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Nearing presidential announcement, Rick Perry says he'll run on his record

August 11, 2011|By Michael A. Memoli
(Richard Carson, Reuters )

Could the self-described "most conservative" Republican presidential candidate run and win in California? Rick Perry says he could, and plans to should he win his party's nomination.

The Texas governor is expected to formally announce his candidacy in the next week, a process that will begin with stops in the early-voting states of South Carolina and New Hampshire on Saturday.

In a new interview with Time magazine's Mark Halperin, Perry said he's now getting comfortable with the notion that "this is what I'm supposed to be doing."

"I've got the calmness in my heart," he said.

Perry outlined the foundation of his campaign, saying he'd pursue in Washington the same course he's followed in Austin for the past decade: keep spending and taxes low, have a fair and "predictable" regulatory climate, and, in his words, "have a legal system that doesn’t allow for over-suing."

That might sound like conservative boilerplate, but Perry said he's delivered and that it's worked -- Texas has weathered the recession "better than any other state from the standpoint of job creation."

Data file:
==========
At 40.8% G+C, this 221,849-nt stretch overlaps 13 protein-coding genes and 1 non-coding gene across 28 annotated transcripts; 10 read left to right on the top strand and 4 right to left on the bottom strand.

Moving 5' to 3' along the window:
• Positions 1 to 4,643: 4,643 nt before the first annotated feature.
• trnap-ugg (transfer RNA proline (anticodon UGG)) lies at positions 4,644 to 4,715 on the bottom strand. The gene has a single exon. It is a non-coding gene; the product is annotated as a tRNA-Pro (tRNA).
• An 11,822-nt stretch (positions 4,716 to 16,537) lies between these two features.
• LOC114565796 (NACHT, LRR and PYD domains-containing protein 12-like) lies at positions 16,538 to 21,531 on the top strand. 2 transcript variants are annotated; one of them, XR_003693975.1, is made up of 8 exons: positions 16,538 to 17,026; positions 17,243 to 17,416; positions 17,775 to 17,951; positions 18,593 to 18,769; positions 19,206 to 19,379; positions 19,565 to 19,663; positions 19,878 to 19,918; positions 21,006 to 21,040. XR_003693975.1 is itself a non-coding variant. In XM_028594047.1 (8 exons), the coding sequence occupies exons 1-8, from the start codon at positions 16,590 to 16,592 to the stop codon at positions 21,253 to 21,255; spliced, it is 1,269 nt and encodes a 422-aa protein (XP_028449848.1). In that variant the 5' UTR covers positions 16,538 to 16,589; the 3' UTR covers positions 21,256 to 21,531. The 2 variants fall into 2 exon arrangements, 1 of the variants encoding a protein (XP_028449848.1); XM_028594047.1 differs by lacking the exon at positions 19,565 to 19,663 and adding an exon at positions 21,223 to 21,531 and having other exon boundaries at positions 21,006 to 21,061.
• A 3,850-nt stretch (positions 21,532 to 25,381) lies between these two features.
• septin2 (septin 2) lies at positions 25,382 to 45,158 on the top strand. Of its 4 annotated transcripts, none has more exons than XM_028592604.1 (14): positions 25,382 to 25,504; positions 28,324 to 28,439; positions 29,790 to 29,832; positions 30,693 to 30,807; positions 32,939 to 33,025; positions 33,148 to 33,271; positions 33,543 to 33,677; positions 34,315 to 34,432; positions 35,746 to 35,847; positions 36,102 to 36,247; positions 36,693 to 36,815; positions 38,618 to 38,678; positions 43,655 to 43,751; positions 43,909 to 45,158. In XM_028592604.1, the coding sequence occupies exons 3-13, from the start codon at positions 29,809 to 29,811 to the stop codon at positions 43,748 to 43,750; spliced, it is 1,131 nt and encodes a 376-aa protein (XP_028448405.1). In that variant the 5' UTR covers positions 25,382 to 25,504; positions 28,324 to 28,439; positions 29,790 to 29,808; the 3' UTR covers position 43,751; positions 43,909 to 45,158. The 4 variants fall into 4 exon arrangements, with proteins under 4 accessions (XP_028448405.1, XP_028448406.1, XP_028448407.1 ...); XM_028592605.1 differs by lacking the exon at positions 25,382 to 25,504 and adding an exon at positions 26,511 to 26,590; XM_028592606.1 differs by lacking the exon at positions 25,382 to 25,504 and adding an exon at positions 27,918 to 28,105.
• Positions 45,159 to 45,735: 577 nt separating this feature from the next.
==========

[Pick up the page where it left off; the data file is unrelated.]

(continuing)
Asked if he'd enter the race as the most conservative candidate, Perry said: "Yeah, I don’t think there’s any doubt about that." But the one-time Democrat said his campaign would be grounded in his record and not be about tossing red meat to the faithful.

"I will put [my record] up against anybody who’s running and particularly against this president we have today, whose jobs record is abysmal," he said.

As governor, Perry has fostered a rivalry with California, touting how often he's lured companies to relocate in Texas. Even though Republicans have avoided it in presidential elections other than the occasional fundraising trip, Perry says he thinks he could compete there.

"I'm enough of a realist to know that California is a pretty high hurdle for a Republican. But I'm going to go out there and I'm going to have a story that'll [make] a lot of people -- independents and maybe even some Democrats -- look at me and go, 'That's the type of individual that we can get behind.'"

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